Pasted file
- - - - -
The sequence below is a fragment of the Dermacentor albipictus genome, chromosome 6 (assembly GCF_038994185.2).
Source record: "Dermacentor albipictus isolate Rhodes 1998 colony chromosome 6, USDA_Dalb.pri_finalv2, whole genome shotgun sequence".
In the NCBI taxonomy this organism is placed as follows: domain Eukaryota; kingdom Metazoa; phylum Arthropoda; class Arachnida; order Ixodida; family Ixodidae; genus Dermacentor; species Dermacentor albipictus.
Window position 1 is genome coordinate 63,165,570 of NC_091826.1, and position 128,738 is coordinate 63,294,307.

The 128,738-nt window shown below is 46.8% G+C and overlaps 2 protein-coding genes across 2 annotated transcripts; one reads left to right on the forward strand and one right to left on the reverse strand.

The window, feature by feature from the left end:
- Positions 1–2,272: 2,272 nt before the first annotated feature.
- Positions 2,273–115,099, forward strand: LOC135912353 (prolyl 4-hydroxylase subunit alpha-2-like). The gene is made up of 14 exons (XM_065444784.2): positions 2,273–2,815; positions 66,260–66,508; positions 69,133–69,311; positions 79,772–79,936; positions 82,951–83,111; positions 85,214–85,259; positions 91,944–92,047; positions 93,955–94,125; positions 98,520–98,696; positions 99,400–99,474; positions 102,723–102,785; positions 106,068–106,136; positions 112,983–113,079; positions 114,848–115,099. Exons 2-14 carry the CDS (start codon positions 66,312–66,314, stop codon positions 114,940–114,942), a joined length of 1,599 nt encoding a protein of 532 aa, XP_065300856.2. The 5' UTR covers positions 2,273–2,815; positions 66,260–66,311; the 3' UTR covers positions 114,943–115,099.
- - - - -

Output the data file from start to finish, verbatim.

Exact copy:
The sequence below is a fragment of the Dermacentor albipictus genome, chromosome 6 (assembly GCF_038994185.2).
Source record: "Dermacentor albipictus isolate Rhodes 1998 colony chromosome 6, USDA_Dalb.pri_finalv2, whole genome shotgun sequence".
In the NCBI taxonomy this organism is placed as follows: domain Eukaryota; kingdom Metazoa; phylum Arthropoda; class Arachnida; order Ixodida; family Ixodidae; genus Dermacentor; species Dermacentor albipictus.
Window position 1 is genome coordinate 63,165,570 of NC_091826.1, and position 128,738 is coordinate 63,294,307.

The 128,738-nt window shown below is 46.8% G+C and overlaps 2 protein-coding genes across 2 annotated transcripts; one reads left to right on the forward strand and one right to left on the reverse strand.

The window, feature by feature from the left end:
- Positions 1–2,272: 2,272 nt before the first annotated feature.
- Positions 2,273–115,099, forward strand: LOC135912353 (prolyl 4-hydroxylase subunit alpha-2-like). The gene is made up of 14 exons (XM_065444784.2): positions 2,273–2,815; positions 66,260–66,508; positions 69,133–69,311; positions 79,772–79,936; positions 82,951–83,111; positions 85,214–85,259; positions 91,944–92,047; positions 93,955–94,125; positions 98,520–98,696; positions 99,400–99,474; positions 102,723–102,785; positions 106,068–106,136; positions 112,983–113,079; positions 114,848–115,099. Exons 2-14 carry the CDS (start codon positions 66,312–66,314, stop codon positions 114,940–114,942), a joined length of 1,599 nt encoding a protein of 532 aa, XP_065300856.2. The 5' UTR covers positions 2,273–2,815; positions 66,260–66,311; the 3' UTR covers positions 114,943–115,099.